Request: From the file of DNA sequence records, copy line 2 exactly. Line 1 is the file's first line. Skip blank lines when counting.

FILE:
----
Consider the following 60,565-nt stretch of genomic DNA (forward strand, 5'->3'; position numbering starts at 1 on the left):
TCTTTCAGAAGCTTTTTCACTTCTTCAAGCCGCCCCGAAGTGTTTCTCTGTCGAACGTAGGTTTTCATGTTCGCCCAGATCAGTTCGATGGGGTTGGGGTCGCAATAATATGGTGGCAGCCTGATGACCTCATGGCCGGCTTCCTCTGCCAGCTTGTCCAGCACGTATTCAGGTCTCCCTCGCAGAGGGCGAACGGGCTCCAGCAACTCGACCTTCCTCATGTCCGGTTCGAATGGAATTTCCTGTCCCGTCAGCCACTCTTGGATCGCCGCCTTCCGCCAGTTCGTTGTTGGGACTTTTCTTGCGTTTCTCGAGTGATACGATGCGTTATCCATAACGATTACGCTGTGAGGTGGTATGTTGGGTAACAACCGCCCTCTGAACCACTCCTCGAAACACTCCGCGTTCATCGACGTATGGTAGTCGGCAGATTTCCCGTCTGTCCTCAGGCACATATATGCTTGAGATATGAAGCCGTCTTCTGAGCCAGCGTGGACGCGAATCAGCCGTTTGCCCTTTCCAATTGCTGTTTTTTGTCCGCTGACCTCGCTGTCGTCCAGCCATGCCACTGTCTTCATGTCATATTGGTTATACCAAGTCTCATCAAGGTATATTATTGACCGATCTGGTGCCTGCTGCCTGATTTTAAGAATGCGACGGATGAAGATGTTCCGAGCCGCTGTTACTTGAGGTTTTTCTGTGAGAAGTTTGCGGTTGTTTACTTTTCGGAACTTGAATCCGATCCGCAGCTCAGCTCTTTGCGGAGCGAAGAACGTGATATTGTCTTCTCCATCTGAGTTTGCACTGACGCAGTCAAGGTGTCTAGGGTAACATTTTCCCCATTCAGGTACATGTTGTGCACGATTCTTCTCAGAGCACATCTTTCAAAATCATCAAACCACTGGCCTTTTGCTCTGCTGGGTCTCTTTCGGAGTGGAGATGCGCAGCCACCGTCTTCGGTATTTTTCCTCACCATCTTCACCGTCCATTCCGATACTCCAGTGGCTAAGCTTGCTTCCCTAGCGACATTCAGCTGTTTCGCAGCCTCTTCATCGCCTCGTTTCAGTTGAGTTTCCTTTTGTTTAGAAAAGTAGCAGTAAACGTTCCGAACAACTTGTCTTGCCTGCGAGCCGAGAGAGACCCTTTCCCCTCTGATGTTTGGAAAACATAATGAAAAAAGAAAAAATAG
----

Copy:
TCTTTCAGAAGCTTTTTCACTTCTTCAAGCCGCCCCGAAGTGTTTCTCTGTCGAACGTAGGTTTTCATGTTCGCCCAGATCAGTTCGATGGGGTTGGGGTCGCAATAATATGGTGGCAGCCTGATGACCTCATGGCCGGCTTCCTCTGCCAGCTTGTCCAGCACGTATTCAGGTCTCCCTCGCAGAGGGCGAACGGGCTCCAGCAACTCGACCTTCCTCATGTCCGGTTCGAATGGAATTTCCTGTCCCGTCAGCCACTCTTGGATCGCCGCCTTCCGCCAGTTCGTTGTTGGGACTTTTCTTGCGTTTCTCGAGTGATACGATGCGTTATCCATAACGATTACGCTGTGAGGTGGTATGTTGGGTAACAACCGCCCTCTGAACCACTCCTCGAAACACTCCGCGTTCATCGACGTATGGTAGTCGGCAGATTTCCCGTCTGTCCTCAGGCACATATATGCTTGAGATATGAAGCCGTCTTCTGAGCCAGCGTGGACGCGAATCAGCCGTTTGCCCTTTCCAATTGCTGTTTTTTGTCCGCTGACCTCGCTGTCGTCCAGCCATGCCACTGTCTTCATGTCATATTGGTTATACCAAGTCTCATCAAGGTATATTATTGACCGATCTGGTGCCTGCTGCCTGATTTTAAGAATGCGACGGATGAAGATGTTCCGAGCCGCTGTTACTTGAGGTTTTTCTGTGAGAAGTTTGCGGTTGTTTACTTTTCGGAACTTGAATCCGATCCGCAGCTCAGCTCTTTGCGGAGCGAAGAACGTGATATTGTCTTCTCCATCTGAGTTTGCACTGACGCAGTCAAGGTGTCTAGGGTAACATTTTCCCCATTCAGGTACATGTTGTGCACGATTCTTCTCAGAGCACATCTTTCAAAATCATCAAACCACTGGCCTTTTGCTCTGCTGGGTCTCTTTCGGAGTGGAGATGCGCAGCCACCGTCTTCGGTATTTTTCCTCACCATCTTCACCGTCCATTCCGATACTCCAGTGGCTAAGCTTGCTTCCCTAGCGACATTCAGCTGTTTCGCAGCCTCTTCATCGCCTCGTTTCAGTTGAGTTTCCTTTTGTTTAGAAAAGTAGCAGTAAACGTTCCGAACAACTTGTCTTGCCTGCGAGCCGAGAGAGACCCTTTCCCCTCTGATGTTTGGAAAACATAATGAAAAAAGAAAAAATAG